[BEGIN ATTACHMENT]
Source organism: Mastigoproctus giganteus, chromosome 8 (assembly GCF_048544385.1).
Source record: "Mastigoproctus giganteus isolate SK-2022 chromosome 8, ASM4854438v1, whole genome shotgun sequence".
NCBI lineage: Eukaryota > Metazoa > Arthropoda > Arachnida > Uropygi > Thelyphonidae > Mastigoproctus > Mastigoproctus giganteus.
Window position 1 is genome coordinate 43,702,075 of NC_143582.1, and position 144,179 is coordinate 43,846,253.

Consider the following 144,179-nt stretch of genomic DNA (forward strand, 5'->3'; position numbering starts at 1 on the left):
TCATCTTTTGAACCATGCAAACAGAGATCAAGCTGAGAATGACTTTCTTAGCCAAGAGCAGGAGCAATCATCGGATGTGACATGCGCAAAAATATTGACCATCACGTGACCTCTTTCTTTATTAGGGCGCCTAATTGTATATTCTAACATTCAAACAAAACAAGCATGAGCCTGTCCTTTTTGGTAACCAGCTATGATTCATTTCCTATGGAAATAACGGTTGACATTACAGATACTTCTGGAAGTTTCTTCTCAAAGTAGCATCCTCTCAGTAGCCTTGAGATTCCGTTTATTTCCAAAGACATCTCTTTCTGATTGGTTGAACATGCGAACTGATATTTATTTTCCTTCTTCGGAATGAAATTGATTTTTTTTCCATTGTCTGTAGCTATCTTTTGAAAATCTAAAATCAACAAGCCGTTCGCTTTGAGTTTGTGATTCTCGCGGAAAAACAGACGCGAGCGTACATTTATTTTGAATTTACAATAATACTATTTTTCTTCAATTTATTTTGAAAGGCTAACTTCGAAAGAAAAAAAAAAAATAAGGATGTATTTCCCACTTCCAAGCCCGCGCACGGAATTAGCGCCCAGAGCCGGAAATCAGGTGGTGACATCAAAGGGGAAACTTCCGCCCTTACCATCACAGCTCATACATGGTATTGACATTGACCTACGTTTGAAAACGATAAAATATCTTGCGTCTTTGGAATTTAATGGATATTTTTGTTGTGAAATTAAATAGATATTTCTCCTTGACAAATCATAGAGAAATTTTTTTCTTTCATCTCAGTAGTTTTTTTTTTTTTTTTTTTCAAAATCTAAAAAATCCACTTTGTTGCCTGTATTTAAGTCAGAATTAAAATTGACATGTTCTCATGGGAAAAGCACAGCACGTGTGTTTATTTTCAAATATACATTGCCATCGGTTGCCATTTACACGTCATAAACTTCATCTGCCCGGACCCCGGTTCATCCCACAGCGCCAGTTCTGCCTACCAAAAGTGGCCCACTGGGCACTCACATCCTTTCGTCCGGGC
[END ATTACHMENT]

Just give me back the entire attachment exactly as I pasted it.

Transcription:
Source organism: Mastigoproctus giganteus, chromosome 8 (assembly GCF_048544385.1).
Source record: "Mastigoproctus giganteus isolate SK-2022 chromosome 8, ASM4854438v1, whole genome shotgun sequence".
NCBI lineage: Eukaryota > Metazoa > Arthropoda > Arachnida > Uropygi > Thelyphonidae > Mastigoproctus > Mastigoproctus giganteus.
Window position 1 is genome coordinate 43,702,075 of NC_143582.1, and position 144,179 is coordinate 43,846,253.

Consider the following 144,179-nt stretch of genomic DNA (forward strand, 5'->3'; position numbering starts at 1 on the left):
TCATCTTTTGAACCATGCAAACAGAGATCAAGCTGAGAATGACTTTCTTAGCCAAGAGCAGGAGCAATCATCGGATGTGACATGCGCAAAAATATTGACCATCACGTGACCTCTTTCTTTATTAGGGCGCCTAATTGTATATTCTAACATTCAAACAAAACAAGCATGAGCCTGTCCTTTTTGGTAACCAGCTATGATTCATTTCCTATGGAAATAACGGTTGACATTACAGATACTTCTGGAAGTTTCTTCTCAAAGTAGCATCCTCTCAGTAGCCTTGAGATTCCGTTTATTTCCAAAGACATCTCTTTCTGATTGGTTGAACATGCGAACTGATATTTATTTTCCTTCTTCGGAATGAAATTGATTTTTTTTCCATTGTCTGTAGCTATCTTTTGAAAATCTAAAATCAACAAGCCGTTCGCTTTGAGTTTGTGATTCTCGCGGAAAAACAGACGCGAGCGTACATTTATTTTGAATTTACAATAATACTATTTTTCTTCAATTTATTTTGAAAGGCTAACTTCGAAAGAAAAAAAAAAAATAAGGATGTATTTCCCACTTCCAAGCCCGCGCACGGAATTAGCGCCCAGAGCCGGAAATCAGGTGGTGACATCAAAGGGGAAACTTCCGCCCTTACCATCACAGCTCATACATGGTATTGACATTGACCTACGTTTGAAAACGATAAAATATCTTGCGTCTTTGGAATTTAATGGATATTTTTGTTGTGAAATTAAATAGATATTTCTCCTTGACAAATCATAGAGAAATTTTTTTCTTTCATCTCAGTAGTTTTTTTTTTTTTTTTTTTCAAAATCTAAAAAATCCACTTTGTTGCCTGTATTTAAGTCAGAATTAAAATTGACATGTTCTCATGGGAAAAGCACAGCACGTGTGTTTATTTTCAAATATACATTGCCATCGGTTGCCATTTACACGTCATAAACTTCATCTGCCCGGACCCCGGTTCATCCCACAGCGCCAGTTCTGCCTACCAAAAGTGGCCCACTGGGCACTCACATCCTTTCGTCCGGGC